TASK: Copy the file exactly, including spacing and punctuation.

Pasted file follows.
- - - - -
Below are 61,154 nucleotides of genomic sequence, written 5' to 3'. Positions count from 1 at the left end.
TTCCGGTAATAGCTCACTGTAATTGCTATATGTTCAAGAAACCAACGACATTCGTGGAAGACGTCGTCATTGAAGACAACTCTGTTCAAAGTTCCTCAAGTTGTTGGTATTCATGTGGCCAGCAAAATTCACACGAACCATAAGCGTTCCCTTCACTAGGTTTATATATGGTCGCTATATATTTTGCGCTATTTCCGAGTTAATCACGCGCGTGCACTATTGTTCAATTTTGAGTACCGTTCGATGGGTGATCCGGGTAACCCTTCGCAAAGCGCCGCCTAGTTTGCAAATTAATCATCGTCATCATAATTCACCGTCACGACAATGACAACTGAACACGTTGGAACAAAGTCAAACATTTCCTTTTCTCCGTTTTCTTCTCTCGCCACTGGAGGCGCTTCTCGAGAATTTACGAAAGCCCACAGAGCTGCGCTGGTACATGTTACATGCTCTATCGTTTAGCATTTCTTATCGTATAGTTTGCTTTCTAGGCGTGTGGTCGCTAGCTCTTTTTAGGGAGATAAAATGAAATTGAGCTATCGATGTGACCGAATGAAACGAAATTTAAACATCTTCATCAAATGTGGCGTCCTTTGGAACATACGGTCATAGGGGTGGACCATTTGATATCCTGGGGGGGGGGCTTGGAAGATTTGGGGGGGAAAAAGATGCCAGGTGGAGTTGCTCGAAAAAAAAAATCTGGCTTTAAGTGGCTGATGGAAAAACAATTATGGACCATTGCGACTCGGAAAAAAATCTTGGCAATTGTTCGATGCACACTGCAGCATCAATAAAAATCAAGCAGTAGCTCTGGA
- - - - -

Below are 61,154 nucleotides of genomic sequence, written 5' to 3'. Positions count from 1 at the left end.
TTCCGGTAATAGCTCACTGTAATTGCTATATGTTCAAGAAACCAACGACATTCGTGGAAGACGTCGTCATTGAAGACAACTCTGTTCAAAGTTCCTCAAGTTGTTGGTATTCATGTGGCCAGCAAAATTCACACGAACCATAAGCGTTCCCTTCACTAGGTTTATATATGGTCGCTATATATTTTGCGCTATTTCCGAGTTAATCACGCGCGTGCACTATTGTTCAATTTTGAGTACCGTTCGATGGGTGATCCGGGTAACCCTTCGCAAAGCGCCGCCTAGTTTGCAAATTAATCATCGTCATCATAATTCACCGTCACGACAATGACAACTGAACACGTTGGAACAAAGTCAAACATTTCCTTTTCTCCGTTTTCTTCTCTCGCCACTGGAGGCGCTTCTCGAGAATTTACGAAAGCCCACAGAGCTGCGCTGGTACATGTTACATGCTCTATCGTTTAGCATTTCTTATCGTATAGTTTGCTTTCTAGGCGTGTGGTCGCTAGCTCTTTTTAGGGAGATAAAATGAAATTGAGCTATCGATGTGACCGAATGAAACGAAATTTAAACATCTTCATCAAATGTGGCGTCCTTTGGAACATACGGTCATAGGGGTGGACCATTTGATATCCTGGGGGGGGGGCTTGGAAGATTTGGGGGGGAAAAAGATGCCAGGTGGAGTTGCTCGAAAAAAAAAATCTGGCTTTAAGTGGCTGATGGAAAAACAATTATGGACCATTGCGACTCGGAAAAAAATCTTGGCAATTGTTCGATGCACACTGCAGCATCAATAAAAATCAAGCAGTAGCTCTGGA